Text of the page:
let your hair down day at the holi festival in utah

The stated objective of the Sri Sri Radha Temple in Spanish Fork, Utah (in the outlying district of SLC) is to bring people to Krishna Consciousness and membership in His devotional family, develop them to spiritual maturity, and equip them for their service in the temple and life mission in the world, in order to magnify Krishna’s Holy Name. People from all over the state came together on the weekend to celebrate Holi, one of many festivals celebrated on the temple grounds. In the Hindu religion, Holi (festival of color) is a celebration of good over evil.

Here’re a few choice photos of our own assortment of ragamuffins celebrants. In front of a backdrop of cavorters there’s grandson Thomas, middle left to right his friends Reuben and Jonathan, and bringing up the rear is granddaughter Vimala (r) with her friend Abby.

Thomas, Jonathan and Reuben with the temple in the background:

Does every culture have a sort of let your hair down day for its members? If not, don’t you think it would be mentally helpful if they did?

That night Thomas had to take two showers, and still went to bed with color in his hair and ears. If you took the couple of minutes to watch the video above you’ll understand perfectly! Perhaps we’ll see you there next year?

25 thoughts on “let your hair down day at the holi festival in utah

    • I can imagine you, T and little T having a great time there. Not quite as lavish an affair as your jazz and carnivals in New Orleans, but very colorful.

    • That you seen before? Does that verify the old saying “great minds think alike”, therefore we read all the same websites? I first saw that video on Huffington Post. You too? I’m glad you approve.

  1. It looks like it would be a happy place for everyone, but I would be afraid of the dust, I think. I will have to enjoy it from a distance or on the telly. It was exciting to see it in Utah! We aren’t there right now so maybe there was plenty of publicity beforehand but if not there should have been so people would know the reason behind it all. Thanks for sharing! I didn’t see a picture of you all colored up though, hehe.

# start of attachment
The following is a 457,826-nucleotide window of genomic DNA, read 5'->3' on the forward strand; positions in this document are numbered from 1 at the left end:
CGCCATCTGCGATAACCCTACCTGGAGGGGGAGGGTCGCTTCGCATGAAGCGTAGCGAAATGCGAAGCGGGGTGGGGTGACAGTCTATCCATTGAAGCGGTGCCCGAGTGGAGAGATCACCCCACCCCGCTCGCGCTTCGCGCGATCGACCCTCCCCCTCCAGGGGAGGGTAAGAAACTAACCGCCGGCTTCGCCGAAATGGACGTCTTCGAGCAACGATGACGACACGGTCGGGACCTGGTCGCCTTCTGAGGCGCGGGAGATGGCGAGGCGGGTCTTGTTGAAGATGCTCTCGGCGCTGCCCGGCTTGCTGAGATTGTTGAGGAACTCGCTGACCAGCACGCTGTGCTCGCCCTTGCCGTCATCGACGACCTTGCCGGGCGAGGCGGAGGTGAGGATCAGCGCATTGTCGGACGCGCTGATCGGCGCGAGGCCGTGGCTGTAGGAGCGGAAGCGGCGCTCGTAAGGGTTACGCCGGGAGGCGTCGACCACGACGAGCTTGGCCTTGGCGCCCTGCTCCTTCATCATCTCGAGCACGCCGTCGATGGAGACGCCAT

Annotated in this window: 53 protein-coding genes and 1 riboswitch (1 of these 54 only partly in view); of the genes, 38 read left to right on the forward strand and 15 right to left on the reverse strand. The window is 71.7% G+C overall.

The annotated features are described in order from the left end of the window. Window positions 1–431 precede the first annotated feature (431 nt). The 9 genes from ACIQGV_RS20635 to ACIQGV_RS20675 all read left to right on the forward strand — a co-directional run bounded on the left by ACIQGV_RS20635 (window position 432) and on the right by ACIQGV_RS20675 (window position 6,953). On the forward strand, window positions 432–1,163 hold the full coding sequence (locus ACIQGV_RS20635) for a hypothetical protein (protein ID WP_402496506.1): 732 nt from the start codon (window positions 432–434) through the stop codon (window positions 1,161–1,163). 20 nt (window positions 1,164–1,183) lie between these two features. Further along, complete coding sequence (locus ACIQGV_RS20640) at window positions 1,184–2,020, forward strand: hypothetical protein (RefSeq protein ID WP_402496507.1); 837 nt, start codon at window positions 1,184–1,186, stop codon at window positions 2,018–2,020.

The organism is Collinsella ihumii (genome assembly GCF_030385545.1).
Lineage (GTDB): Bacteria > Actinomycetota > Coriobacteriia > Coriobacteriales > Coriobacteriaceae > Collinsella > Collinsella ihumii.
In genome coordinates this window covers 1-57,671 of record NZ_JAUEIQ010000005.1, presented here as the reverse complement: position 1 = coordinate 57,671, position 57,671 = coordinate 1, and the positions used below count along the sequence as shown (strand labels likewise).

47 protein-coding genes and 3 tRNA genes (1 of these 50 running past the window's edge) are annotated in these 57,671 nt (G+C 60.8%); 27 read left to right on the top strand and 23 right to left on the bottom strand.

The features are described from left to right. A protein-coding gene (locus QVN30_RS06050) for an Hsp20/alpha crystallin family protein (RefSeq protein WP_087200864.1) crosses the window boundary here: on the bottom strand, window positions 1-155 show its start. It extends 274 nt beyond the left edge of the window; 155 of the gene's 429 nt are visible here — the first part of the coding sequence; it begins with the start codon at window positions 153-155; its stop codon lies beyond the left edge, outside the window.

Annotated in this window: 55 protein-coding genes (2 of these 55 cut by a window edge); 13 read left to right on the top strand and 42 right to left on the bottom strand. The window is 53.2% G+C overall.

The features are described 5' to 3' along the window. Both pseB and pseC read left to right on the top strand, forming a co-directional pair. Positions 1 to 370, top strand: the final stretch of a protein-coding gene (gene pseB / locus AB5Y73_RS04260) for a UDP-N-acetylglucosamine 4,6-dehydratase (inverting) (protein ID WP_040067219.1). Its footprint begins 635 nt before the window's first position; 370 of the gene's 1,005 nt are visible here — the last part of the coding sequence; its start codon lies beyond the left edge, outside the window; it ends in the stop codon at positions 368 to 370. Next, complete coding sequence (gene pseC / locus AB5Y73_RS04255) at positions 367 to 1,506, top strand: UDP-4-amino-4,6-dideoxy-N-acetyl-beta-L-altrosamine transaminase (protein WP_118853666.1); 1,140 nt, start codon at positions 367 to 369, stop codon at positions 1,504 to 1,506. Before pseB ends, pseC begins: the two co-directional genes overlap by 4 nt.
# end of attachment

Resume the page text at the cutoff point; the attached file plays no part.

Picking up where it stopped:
• Yes, everybody did seem to have a great time, even the adults in the party (which included my son-in-law and several family friends “of a certain age”), so that now we have blackmail pictures should any of these people run for high office some day! πŸ˜† As for me, I knew it would be crowded–I had the same concerns you did–and I turned down the offer to go, and turned out we had a previous commitment anyhow, so the matter was moot.

    • Please thank Elly for me as well! I could not figure this out at all. Furthermore I never received notice from WordPress that I was able to access through your link. I hope all my readers will let me know when/if they have problems submitting comments.

  2. Yes Aunty. At least one other culture has a “let-your-down” opportunity. The tomato festival in Spai qualifies I guess.

    Sadly, here in India, every year we get to read of people being harmed by toxic chemicals mixed in the colours. With increasing campaign for use of natural/herbal colours during Holi, such instances are coming down though.:-(

    My pet dog ventured out once on the day of holi and came back looking like a multi-coloured polynesian macaw. Since he preferred to have involuntary bath otherwise too only one in a month by rolling in some neighbourhood puddle, me and my brother had a tough time trying to restore his original looks. πŸ™‚